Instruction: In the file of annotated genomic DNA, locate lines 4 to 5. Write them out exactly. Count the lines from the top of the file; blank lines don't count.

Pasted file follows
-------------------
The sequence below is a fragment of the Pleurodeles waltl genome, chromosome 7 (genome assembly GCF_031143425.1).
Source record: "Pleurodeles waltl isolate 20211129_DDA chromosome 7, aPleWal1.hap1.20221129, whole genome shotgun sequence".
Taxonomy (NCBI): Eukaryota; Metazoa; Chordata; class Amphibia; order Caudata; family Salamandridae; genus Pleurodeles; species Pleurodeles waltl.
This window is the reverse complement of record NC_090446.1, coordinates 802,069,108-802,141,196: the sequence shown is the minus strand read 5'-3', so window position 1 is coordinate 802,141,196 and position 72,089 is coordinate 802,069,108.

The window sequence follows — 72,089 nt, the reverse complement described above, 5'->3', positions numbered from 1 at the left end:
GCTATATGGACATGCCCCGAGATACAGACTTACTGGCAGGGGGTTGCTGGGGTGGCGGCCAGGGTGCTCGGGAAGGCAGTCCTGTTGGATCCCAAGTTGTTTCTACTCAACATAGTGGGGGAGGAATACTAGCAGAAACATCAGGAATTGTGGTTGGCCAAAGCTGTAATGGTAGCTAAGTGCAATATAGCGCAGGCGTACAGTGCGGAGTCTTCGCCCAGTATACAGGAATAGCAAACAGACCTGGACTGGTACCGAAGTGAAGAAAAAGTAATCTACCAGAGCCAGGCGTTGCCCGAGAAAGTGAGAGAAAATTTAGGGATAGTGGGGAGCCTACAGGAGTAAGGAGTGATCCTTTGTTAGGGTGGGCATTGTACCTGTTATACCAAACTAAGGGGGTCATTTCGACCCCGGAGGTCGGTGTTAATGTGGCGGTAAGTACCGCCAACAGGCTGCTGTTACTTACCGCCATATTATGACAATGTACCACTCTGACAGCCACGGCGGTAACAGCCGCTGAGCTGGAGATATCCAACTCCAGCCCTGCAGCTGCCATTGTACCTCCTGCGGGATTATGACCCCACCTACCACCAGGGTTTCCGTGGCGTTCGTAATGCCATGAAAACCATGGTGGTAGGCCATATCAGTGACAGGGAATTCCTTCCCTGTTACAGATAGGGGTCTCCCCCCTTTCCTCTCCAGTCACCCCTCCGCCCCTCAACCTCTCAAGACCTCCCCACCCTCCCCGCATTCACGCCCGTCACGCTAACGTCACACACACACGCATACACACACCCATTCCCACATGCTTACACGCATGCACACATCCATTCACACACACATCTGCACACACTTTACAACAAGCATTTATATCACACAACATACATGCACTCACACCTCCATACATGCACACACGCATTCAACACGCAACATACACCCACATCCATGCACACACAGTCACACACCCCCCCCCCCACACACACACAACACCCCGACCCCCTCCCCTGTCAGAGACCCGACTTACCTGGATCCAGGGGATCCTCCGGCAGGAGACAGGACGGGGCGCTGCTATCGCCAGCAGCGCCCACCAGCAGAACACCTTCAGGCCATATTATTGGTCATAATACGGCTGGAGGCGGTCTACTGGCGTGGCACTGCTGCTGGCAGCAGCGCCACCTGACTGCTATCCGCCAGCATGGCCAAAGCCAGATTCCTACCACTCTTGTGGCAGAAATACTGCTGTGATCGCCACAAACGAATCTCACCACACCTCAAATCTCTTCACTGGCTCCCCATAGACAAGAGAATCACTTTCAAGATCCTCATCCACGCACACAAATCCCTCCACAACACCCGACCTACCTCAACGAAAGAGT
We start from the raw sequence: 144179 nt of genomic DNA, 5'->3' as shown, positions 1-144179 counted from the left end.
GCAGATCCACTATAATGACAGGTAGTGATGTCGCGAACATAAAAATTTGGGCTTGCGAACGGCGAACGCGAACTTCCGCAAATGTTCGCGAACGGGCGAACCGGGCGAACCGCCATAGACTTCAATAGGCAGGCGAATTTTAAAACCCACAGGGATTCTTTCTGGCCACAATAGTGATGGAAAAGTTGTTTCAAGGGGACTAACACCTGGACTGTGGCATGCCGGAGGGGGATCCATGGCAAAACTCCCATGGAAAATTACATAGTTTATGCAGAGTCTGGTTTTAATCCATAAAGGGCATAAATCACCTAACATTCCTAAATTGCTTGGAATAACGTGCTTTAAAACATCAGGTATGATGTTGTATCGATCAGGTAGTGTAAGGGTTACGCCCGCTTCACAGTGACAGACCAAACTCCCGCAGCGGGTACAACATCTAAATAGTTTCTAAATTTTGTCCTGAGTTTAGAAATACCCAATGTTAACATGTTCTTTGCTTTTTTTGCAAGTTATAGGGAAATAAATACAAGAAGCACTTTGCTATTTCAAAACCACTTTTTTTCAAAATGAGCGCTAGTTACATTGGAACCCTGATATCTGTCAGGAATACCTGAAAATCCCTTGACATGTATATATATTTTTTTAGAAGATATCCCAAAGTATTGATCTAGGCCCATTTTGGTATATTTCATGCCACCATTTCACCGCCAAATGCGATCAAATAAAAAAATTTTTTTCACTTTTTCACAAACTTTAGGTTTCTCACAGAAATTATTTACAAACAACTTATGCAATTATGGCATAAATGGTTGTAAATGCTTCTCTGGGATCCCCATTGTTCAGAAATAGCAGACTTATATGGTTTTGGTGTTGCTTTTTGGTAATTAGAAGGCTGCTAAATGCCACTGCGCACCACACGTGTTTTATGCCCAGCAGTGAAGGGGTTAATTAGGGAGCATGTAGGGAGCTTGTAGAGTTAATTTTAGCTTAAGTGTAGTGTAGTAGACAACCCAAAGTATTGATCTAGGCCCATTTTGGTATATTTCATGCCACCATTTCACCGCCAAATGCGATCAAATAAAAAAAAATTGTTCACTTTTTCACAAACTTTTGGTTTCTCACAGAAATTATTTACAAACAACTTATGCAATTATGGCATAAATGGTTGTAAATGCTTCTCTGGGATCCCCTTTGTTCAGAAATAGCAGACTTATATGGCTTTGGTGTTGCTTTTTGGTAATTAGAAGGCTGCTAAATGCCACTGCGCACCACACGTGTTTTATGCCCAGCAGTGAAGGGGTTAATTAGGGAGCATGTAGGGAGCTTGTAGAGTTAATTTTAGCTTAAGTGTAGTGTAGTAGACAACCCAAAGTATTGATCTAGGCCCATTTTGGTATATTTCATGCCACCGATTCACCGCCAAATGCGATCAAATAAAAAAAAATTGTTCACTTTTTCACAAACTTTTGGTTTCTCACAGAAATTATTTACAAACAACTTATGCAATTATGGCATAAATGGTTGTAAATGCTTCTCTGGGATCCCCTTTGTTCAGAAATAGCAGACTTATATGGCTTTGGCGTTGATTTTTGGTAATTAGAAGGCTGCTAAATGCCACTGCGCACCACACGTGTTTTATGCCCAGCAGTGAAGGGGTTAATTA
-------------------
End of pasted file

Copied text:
This window is the reverse complement of record NC_090446.1, coordinates 802,069,108-802,141,196: the sequence shown is the minus strand read 5'-3', so window position 1 is coordinate 802,141,196 and position 72,089 is coordinate 802,069,108.

The window sequence follows — 72,089 nt, the reverse complement described above, 5'->3', positions numbered from 1 at the left end: